Dataset: survey. 6 different European states. Post-treaty/recent. Surveyed minors: 14-17, also not done before. Survey how much unpaid and paid consumption each had; don’t ask them what-if questions. Trying to find if an individual consumers more unpaid content consumers less paid content. Endogeneity problem: Individuals differ in unobserved tastes for films. If you don’t control for this, you get bias and more modest displacement rates than the truth. Control: some sort of supply instrument. Event study: close of MegaUpload may give you more truthful estimate of displacement. But we didn’t have such events systematically across member states. Control for broadband, but density is now very high/not good any more. Use Rob/Waldfogel methodology: exploit the fact that most films are seen in the year of release. Except they did it for 500 US students and we did it for 30,000 people in Europe.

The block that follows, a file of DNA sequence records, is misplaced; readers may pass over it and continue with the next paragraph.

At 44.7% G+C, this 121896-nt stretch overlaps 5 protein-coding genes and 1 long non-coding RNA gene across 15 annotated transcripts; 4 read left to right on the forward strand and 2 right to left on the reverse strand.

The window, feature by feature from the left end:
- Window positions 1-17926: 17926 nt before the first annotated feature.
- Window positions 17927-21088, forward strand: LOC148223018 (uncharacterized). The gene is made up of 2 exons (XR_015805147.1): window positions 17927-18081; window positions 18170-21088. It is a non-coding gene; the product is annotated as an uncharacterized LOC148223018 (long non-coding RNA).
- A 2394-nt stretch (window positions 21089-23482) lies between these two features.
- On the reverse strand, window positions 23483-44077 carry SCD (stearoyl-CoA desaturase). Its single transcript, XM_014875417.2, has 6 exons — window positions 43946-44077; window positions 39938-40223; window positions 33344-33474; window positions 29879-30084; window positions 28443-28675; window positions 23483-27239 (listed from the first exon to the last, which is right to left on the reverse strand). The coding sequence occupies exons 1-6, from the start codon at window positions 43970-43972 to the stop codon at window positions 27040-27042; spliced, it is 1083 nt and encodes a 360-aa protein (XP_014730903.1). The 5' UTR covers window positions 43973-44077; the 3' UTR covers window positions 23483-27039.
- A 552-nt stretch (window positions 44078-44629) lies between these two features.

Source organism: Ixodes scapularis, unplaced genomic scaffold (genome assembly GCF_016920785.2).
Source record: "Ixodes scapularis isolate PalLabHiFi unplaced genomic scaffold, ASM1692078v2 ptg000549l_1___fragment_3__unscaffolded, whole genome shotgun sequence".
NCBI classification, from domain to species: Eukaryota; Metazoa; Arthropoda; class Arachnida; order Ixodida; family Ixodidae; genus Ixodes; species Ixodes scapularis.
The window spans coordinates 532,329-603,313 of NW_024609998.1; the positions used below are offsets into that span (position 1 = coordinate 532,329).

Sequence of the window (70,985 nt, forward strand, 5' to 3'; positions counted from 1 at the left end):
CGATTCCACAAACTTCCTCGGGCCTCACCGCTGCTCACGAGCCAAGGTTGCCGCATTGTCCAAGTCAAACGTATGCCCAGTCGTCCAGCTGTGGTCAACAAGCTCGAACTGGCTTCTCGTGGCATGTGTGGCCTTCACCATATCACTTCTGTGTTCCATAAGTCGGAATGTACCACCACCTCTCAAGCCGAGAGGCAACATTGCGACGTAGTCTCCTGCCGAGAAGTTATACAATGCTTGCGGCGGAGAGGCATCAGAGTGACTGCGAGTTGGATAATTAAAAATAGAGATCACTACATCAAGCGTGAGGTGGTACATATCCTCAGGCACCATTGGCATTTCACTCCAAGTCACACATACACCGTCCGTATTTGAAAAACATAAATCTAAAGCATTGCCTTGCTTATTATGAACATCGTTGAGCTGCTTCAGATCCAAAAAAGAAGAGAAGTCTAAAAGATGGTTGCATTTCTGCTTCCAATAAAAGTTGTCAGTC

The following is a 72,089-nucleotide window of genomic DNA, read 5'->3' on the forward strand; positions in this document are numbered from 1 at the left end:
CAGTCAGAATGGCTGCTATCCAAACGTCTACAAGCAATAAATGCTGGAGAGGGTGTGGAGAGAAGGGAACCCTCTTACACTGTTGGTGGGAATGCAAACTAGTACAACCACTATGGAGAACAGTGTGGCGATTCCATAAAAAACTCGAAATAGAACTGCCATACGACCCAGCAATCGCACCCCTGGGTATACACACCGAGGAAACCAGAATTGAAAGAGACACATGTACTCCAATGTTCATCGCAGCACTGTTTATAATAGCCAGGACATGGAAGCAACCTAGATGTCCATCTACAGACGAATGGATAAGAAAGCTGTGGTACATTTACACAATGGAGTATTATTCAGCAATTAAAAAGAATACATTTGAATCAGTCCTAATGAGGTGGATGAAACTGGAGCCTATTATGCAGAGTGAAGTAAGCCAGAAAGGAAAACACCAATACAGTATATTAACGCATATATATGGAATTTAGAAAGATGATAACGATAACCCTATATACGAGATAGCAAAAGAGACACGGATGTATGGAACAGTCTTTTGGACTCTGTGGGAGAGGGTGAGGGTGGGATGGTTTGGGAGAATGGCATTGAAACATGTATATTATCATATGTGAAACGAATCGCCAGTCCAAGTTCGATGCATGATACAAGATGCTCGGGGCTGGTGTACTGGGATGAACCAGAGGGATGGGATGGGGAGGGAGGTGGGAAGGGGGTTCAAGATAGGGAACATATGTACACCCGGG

Germany, Spain, France, UK, Poland, Sweden; 2014. Report the way they saw the movies surveyed. What about underreporting? We ensured anonymity; avoided terms w/negative association, such as “illegal” and “piracy,” embedded questions in other questions; specifically named known sites in each country.
Results: big differences b/t countries. Much less illicit consumption in Germany than in Sweden or Spain. 1/7 movies viewed through illegal means. 1 illegal 1st view reduces legal 1st views by 0.416 units. Estimated displacement rate is higher than with cross-sectional approach. Illegal first view slightly increased 2nd legal view: 0.04 units. Higher in Spain than France or Germany. For the whole sample, we estimate lost movie sales to be 4.27%. Germany v. Spain: 4x difference in percentages.